Covid-related pupil absence in England has hit a new record high since all students fully returned to class in March this year, Government figures show.
Around one in 12 (8.5%) state school pupils did not attend class for Covid-19-related reasons on July 1, up from 5.1% on June 24 and 3.3% on June 17, according to Department for Education (DfE) statistics.
These include approximately 561,000 children self-isolating due to a possible contact with a Covid-19 case, 34,000 pupils with a suspected case of coronavirus and 28,000 with a confirmed case of Covid-19.
The figures come as the Education Secretary is due to make a statement to MPs on plans to replace the requirement for entire school bubbles to isolate after a positive Covid contact with enhanced testing.
Current rules state that children have to self-isolate for 10 days if another pupil in their bubble – which can be an entire year group at secondary school – tests positive for coronavirus.
Education union leaders have criticised the Government’s plan to scrap school bubbles on July 19 alongside all legal coronavirus restrictions despite case numbers continuing to rise.
But some have supported the planned changes, arguing they would reduce “disruption” of education.
The latest attendance figures – which have been adjusted to exclude those year 11-13 students not expected to attend because they are off-site – show that an estimated 83.4% of state school pupils in England were in class on July 1, down from 87.4% on June 24 and 89.7% on June 17.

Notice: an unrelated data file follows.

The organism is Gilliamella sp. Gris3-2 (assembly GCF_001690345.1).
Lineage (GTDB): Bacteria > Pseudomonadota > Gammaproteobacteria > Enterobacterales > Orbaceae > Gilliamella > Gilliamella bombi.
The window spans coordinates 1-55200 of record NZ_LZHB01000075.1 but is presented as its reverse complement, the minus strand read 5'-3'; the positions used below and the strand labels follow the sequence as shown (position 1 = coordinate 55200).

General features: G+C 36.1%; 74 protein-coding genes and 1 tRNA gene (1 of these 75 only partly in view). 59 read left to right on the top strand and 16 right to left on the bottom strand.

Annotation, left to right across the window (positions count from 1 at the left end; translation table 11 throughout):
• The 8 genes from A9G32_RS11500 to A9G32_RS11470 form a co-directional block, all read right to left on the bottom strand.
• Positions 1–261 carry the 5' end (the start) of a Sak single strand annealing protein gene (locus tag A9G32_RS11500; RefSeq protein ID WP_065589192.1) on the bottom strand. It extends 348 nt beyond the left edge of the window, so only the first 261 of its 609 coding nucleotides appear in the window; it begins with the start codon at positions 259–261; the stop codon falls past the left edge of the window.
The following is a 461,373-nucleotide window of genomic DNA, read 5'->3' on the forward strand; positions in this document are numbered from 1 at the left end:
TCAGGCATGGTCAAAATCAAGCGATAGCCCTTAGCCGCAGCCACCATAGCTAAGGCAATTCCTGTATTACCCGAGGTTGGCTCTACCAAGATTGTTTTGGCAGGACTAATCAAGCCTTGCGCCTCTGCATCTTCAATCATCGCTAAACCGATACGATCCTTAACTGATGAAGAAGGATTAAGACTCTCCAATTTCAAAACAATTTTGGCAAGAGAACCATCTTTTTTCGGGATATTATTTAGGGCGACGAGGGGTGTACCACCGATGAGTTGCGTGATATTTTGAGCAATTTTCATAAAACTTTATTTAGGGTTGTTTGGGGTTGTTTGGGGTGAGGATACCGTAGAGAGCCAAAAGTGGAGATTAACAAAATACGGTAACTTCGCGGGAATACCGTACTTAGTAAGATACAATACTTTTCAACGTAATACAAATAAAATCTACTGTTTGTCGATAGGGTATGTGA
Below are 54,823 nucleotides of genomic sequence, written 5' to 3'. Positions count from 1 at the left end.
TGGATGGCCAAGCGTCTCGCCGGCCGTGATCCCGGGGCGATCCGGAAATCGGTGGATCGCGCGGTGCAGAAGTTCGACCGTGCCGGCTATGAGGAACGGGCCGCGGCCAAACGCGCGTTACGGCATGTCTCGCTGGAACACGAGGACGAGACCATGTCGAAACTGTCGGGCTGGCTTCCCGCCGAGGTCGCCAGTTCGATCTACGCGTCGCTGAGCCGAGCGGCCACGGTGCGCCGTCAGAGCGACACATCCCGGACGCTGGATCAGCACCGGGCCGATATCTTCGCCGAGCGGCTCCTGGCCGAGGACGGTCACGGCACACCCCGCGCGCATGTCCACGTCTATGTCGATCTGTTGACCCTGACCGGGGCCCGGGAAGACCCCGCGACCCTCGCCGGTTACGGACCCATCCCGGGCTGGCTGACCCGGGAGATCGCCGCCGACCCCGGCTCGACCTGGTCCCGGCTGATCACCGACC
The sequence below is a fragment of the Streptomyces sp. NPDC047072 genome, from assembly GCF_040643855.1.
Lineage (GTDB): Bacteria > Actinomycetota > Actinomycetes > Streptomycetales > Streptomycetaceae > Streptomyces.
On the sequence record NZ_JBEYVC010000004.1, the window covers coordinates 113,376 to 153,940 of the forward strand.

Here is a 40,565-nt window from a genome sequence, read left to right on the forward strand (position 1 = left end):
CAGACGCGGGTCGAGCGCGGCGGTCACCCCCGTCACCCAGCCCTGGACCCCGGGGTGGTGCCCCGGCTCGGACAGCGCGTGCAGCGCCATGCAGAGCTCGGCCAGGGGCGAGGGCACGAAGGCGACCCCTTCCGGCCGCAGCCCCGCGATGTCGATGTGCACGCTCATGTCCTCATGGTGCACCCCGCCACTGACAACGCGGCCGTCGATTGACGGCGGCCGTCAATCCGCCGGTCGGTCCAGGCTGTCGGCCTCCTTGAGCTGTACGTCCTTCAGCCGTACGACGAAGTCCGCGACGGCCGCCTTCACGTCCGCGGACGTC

In secondary schools, only 76.9% attended class, down from 82.4%, while 87.8% of pupils attended primary school, down from 90.9%.
The number of pupils self-isolating due to a potential contact with a Covid-19 case from inside the school rose in just one week, from 279,000 on June 24 to 471,000 children on July 1.
A further 90,000 pupils were self-isolating due to a possible contact outside school, up from 57,000 the previous week.
Meanwhile, 34,000 pupils were absent because they suspected they had Covid-19, up from 24,000 on June 24, and 28,000 were off after testing positive for Covid-19, up from 15,000.
Around 0.2% of pupils were absent on July 1 because their school was closed due to Covid-19 related reasons, compared to 0.1% the previous week.
Julie McCulloch, director of policy at the Association of School and College Leaders, said: “This is another massive rise in Covid-related pupil absence.
“The vast majority of these absences are children who are self-isolating not because they necessarily have the virus themselves, but because of potential contact with a positive case.
“It highlights why the Government’s rules on Covid management in schools and colleges must change in order to end this educational disruption and the Prime Minister yesterday confirmed this will happen as part of the step 4 road map in England.
“We look forward to hearing the details from the Education Secretary this afternoon.”